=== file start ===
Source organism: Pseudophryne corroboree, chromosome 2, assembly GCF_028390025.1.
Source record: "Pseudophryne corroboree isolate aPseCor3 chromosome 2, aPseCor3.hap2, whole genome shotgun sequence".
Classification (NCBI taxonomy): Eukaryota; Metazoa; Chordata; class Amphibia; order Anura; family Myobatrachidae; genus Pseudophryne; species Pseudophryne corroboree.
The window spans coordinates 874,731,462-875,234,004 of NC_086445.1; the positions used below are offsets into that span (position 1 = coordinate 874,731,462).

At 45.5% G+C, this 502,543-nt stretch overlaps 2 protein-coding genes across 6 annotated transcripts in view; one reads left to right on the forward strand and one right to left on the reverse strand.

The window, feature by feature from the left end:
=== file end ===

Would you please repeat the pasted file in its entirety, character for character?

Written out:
Source organism: Pseudophryne corroboree, chromosome 2, assembly GCF_028390025.1.
Source record: "Pseudophryne corroboree isolate aPseCor3 chromosome 2, aPseCor3.hap2, whole genome shotgun sequence".
Classification (NCBI taxonomy): Eukaryota; Metazoa; Chordata; class Amphibia; order Anura; family Myobatrachidae; genus Pseudophryne; species Pseudophryne corroboree.
The window spans coordinates 874,731,462-875,234,004 of NC_086445.1; the positions used below are offsets into that span (position 1 = coordinate 874,731,462).

At 45.5% G+C, this 502,543-nt stretch overlaps 2 protein-coding genes across 6 annotated transcripts in view; one reads left to right on the forward strand and one right to left on the reverse strand.

The window, feature by feature from the left end: